There are some key issues in Jesus’ statement to Peter that apply to all of us today.
Satan had to ask for Peter, just as he had to ask for Job.This confirms that the adversary cannot operate on his own volition, but has to do as God dictates. He is therefore a pawn of the Lord, used to fulfill God’s purposes in a person’s life.
Unlike popular thought, the adversary is not self-employed. He is God’s slave, and can do only what the Father allows. This was true for Job and for Peter, and it is just as true for you and me.
He wanted to sift Peter as wheat.When wheat is sifted the valuable parts are separated from what is worthless. The chaff which is the light, worthless part is blown away through a process of fanning. When the sifting, or winnowing, is competed the heavier and valuable grain remains.
Note that the chaff is necessary for a season. Chaff is actually the outer covering of a seed, so while the wheat grows the chaff is used as an outer protection. But there comes a time when the wheat is mature enough and the chaff is no longer needed. That’s when the sifting must occur.
The same thing happens in our lives. There are certain character traits in you and me that are allowed by God until we come to maturity. But when we mature and He is ready to use us the chaff has got to go, and for wheat the process is unsettling to say the least. It is no longer attached to the stem that gave it nourishment, and it is violently thrown into the air.
The adversary was simply going to be used by God to bring Peter to a place of greater righteousness. In his challenge Peter would face his own carnality. Remember that he denied Christ three times after He was arrested. But his righteousness began to shine through as he wept bitterly, acknowledging his wrongdoing. This opened the way for his own arrogance to be replaced by his confidence in God. This, I believe, is why Peter was the one who was able to stand so boldly and speak before the leaders of that day and testify about Jesus.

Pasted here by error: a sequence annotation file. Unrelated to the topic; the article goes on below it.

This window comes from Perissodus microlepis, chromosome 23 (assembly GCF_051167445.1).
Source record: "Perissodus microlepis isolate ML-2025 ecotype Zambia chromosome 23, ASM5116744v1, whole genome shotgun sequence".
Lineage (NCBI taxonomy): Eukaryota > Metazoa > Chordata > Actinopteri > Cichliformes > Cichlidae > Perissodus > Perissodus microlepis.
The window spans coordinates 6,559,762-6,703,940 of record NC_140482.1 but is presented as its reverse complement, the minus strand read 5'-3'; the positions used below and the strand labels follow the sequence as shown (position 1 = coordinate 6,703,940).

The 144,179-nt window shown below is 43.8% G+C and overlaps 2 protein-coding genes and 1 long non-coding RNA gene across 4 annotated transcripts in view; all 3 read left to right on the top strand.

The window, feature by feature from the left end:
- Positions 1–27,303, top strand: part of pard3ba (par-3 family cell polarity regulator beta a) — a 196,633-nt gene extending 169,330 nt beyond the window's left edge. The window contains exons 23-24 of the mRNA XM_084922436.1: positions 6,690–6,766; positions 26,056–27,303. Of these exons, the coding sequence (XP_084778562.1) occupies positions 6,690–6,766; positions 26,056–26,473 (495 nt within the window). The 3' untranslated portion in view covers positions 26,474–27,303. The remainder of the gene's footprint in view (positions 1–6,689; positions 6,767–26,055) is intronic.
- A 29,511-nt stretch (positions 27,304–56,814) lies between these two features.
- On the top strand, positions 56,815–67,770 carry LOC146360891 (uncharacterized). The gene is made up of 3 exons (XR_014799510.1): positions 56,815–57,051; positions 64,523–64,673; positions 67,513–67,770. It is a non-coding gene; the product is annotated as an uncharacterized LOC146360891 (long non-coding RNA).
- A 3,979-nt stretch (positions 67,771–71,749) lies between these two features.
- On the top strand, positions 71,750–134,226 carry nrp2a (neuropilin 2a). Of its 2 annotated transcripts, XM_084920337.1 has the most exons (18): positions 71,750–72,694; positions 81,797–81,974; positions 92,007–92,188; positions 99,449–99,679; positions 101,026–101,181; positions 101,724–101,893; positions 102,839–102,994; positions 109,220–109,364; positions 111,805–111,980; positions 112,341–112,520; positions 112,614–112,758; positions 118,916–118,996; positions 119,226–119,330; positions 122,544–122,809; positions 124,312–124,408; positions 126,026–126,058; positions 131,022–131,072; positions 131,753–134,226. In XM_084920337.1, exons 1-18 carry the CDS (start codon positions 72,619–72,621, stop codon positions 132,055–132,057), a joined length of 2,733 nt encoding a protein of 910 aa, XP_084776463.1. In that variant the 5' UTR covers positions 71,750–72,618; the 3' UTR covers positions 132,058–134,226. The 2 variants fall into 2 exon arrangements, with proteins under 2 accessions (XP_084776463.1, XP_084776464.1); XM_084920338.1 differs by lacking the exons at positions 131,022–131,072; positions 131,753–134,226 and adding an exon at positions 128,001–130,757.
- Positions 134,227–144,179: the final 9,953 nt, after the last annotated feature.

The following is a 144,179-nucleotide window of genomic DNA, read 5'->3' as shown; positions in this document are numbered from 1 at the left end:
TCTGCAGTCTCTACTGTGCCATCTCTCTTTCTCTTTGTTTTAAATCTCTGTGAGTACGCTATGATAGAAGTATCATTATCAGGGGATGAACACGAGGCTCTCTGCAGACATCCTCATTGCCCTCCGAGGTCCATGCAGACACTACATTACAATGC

Jesus knew about Peter’s victory beforehand and the purpose for it.Jesus knew that because he interceded for Peter that the outcome was sure. We have that same assurance today, since Scripture tells us that Jesus is ever interceding on our behalf. What a guarantee of victory it is for us!
Peter’s victory was not only for himself. Note that Jesus told him that when (not if) he returned he was to strengthen the brethren. So Jesus knew all along that Peter could be trusted enough to be sifted – buffeted by the winds of his own carnality – and return stronger, thus being a blessing not only to himself but a valuable asset to the Kingdom of God. So it is with us.